For Newcastle United, the idea of hiring Rafa Benítez makes all the sense in the world. A proven “big
club” manager, whose tactics have been useful to maximizing results. For a club facing a strong likelihood of
relegation to the Championship, it would be wise to make such an appointment.
But why exactly would Benítez want to manage Newcastle United? That question is confounding to just
about everyone who watches and analyzes this sport. The Magpies find themselves mired in the
relegation zone having dramatically overspent on players this season. Sacked manager Steve McClaren
failed miserably in his effort.
Newcastle United, as a club, is a complete mess under the leadership of owner Mike Ashley. A common
complaint has previously been the low level of spending by the team, but that isn’t the case anymore.
More apparent is the toxic atmosphere around the club with supporters brandishing Ashley and his
advisors a “cockney mafia” who have parachuted into the Northeast and undermined their club.
But Ashley has somehow kept Newcastle United a viable business despite inheriting a mess when he
bought the club in 2007. The relegation of 2009 was followed up by swift promotion back to the Premier
League and a fifth place finish two seasons later. But since then the Magpies have flirted with relegation
every season, the patience of even the most dedicated supporter has been tried.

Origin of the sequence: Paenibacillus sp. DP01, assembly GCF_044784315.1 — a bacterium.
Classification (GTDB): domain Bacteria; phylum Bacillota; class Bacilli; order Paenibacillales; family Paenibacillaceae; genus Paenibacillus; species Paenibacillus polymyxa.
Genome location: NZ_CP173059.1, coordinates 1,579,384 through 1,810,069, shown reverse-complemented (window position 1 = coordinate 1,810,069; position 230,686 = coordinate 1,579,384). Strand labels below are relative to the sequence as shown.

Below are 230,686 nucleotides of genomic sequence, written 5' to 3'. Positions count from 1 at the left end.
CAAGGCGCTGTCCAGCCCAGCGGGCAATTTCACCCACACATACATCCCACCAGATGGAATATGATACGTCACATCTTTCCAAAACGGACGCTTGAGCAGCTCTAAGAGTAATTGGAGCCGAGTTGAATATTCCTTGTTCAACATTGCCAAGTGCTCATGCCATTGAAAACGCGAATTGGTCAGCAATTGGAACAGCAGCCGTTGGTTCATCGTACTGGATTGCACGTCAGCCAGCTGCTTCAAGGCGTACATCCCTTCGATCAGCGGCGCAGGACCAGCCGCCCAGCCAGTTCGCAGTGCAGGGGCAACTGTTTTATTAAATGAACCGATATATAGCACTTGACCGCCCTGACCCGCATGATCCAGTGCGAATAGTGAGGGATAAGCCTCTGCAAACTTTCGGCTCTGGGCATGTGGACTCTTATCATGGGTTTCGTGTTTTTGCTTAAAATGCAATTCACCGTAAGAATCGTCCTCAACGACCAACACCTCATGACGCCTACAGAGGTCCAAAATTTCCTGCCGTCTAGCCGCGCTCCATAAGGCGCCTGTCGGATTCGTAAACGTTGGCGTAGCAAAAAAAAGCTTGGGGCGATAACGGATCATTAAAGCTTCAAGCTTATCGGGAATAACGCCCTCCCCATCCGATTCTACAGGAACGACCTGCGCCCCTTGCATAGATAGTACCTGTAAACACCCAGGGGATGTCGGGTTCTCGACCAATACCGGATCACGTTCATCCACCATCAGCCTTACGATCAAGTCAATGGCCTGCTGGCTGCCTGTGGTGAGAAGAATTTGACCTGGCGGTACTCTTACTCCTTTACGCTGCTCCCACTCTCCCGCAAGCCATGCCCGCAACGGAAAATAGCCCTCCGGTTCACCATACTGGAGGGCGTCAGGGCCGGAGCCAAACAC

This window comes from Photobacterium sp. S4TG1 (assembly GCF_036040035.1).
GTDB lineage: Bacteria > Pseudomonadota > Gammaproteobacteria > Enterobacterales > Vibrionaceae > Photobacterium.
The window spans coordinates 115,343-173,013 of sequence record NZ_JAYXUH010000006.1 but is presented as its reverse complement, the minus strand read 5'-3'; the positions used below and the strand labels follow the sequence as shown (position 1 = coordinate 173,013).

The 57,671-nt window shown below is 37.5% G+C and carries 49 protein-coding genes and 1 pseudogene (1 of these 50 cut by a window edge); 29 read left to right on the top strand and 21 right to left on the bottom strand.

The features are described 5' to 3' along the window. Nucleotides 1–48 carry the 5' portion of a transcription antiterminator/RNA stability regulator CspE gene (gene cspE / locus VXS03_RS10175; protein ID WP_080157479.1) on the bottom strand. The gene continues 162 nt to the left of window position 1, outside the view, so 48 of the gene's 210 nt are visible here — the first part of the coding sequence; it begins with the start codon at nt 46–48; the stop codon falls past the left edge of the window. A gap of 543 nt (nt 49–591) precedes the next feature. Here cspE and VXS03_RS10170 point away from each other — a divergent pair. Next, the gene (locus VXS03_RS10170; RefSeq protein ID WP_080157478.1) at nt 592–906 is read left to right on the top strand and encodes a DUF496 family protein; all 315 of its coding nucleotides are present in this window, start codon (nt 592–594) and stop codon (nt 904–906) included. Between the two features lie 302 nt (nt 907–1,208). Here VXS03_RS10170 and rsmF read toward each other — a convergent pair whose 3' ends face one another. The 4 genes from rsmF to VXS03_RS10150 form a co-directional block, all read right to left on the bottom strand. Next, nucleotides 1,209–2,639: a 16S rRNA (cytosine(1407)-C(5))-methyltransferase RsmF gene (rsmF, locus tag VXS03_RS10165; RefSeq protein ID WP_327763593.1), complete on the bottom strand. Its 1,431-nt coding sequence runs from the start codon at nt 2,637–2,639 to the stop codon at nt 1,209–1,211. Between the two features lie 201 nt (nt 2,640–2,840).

Support for the Magpies is among the most robust and energetic in the country. Newcastle is a one club
town and due to this as well as the close proximity to a major rival in Sunderland, who often is in the
same mire, the intensity of the fans is perhaps unrivaled in England. But the club has historically
underachieved. The last major domestic trophy was won in 1955, the last trip to a Wembley final was in
1999 and except for the Kevin Keegan and Sir Bobby Robson eras, the club has more often than not been
the butt of jokes. Newcastle has a tendency to spit out players and managers, many of whom are
successful prior to joining the club and then find similar success at another club after leaving the
This dynamic makes any move to Newcastle by player or coach a significant risk. It is an even greater risk
for someone like Benítez who has endured a bumpy ride in the halls of management over the last